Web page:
Firstly, it's a completely painless journey from the UK by long-haul standards. The flight may take 13 hours or so, but it's overnight and because there's only a (maximum) two-hour time difference, you arrive having eaten dinner at dinner time, breakfast at breakfast time and, with luck, rested from a decent number of hours of sleep. I flew with British Airways (exemplary service), but I gather that South African Airways hand out upgrades like candy. I can't say anything good or bad about Virgin because I have no idea what they are like on this route ­though I do know that they don't yet operate a year-round service to Cape Town.

The second good reason for going to Cape Town (or anywhere else in South Africa for that matter, swish game parks notwithstanding, perhaps) is that everything is so inexpensive by UK standards. For example, you can occupy a double room at a top-class hotel for well under £50 a night (and this includes breakfast),­ less if you haggle in advance. You can eat and drink extremely well for a song (the third good reason for going), hire a car for peanuts and, for next to nothing, can stock up on all those wonderful African artefacts that have suddenly become so trendy.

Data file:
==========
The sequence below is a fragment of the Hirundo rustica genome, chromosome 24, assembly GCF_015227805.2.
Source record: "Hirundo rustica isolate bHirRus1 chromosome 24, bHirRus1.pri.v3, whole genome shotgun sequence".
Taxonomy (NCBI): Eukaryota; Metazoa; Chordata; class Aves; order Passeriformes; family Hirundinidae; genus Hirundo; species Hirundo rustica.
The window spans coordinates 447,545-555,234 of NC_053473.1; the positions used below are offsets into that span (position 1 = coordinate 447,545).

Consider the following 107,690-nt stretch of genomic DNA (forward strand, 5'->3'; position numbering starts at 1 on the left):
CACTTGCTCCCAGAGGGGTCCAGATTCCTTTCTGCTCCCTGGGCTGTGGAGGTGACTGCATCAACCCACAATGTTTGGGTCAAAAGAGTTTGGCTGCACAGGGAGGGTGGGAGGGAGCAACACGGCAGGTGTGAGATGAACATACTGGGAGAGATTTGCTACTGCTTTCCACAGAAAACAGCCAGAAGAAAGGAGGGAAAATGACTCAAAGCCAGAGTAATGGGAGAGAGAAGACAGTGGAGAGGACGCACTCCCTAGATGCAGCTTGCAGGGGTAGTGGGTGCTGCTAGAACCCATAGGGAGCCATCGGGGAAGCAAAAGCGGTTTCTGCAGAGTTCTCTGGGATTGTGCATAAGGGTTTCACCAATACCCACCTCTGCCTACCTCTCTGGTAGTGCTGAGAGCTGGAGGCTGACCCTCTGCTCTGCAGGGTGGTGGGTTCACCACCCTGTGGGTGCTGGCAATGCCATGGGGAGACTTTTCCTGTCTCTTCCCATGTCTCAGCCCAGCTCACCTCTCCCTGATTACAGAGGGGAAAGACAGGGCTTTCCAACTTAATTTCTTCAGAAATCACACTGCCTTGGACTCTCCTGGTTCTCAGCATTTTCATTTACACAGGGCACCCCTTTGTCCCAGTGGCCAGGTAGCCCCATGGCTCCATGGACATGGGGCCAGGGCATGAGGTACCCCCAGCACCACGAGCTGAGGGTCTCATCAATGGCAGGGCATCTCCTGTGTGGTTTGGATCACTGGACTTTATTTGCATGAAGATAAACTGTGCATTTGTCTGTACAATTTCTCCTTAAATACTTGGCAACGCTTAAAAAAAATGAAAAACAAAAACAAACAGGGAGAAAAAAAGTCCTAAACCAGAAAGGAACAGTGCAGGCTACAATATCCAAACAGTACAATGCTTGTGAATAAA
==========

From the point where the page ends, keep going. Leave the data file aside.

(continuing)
If you're going straight into Cape Town on arrival and have decided not to hire a car at the airport, there are shuttle vans to take you to your hotel. It will strike you as being somewhat disorganized, but it works! This isn't a free service, so remember to take some rands with you, though there are plenty of ATMs around if you forget.

Arriving early in the morning often poses problems when it comes to checking into popular hotels where rooms won't be ready, but the Commodore (tel +27 (0)21 415 1000, email hrcommod@legacyhotels.co.za) has it cracked. They take care of your luggage, offer complimentary, much-needed tea or coffee and then steer you to their transit lounge, a squishy sofa-filled room with newspapers, magazines and telly, and a very welcome shower suite complete with fluffy towels and hair dryer. The great thing about this facility is that you can use it in reverse on the day you fly home (evening outbound flights appear to be the norm).

This particular hotel, however, is just a five-minute walk from the Victoria and Albert Waterfront, the 'where it's happening' part of Cape Town, packed full of shops, restaurants, music and people, so step out to give it a recce if you feel so inclined. I quite happily filled in time by visiting the aquarium and by taking a half-hour boat tour of the harbour. This latter is a great way of getting close to the seals that inhabit the local waters and offers a breathtaking introduction to Table Mountain.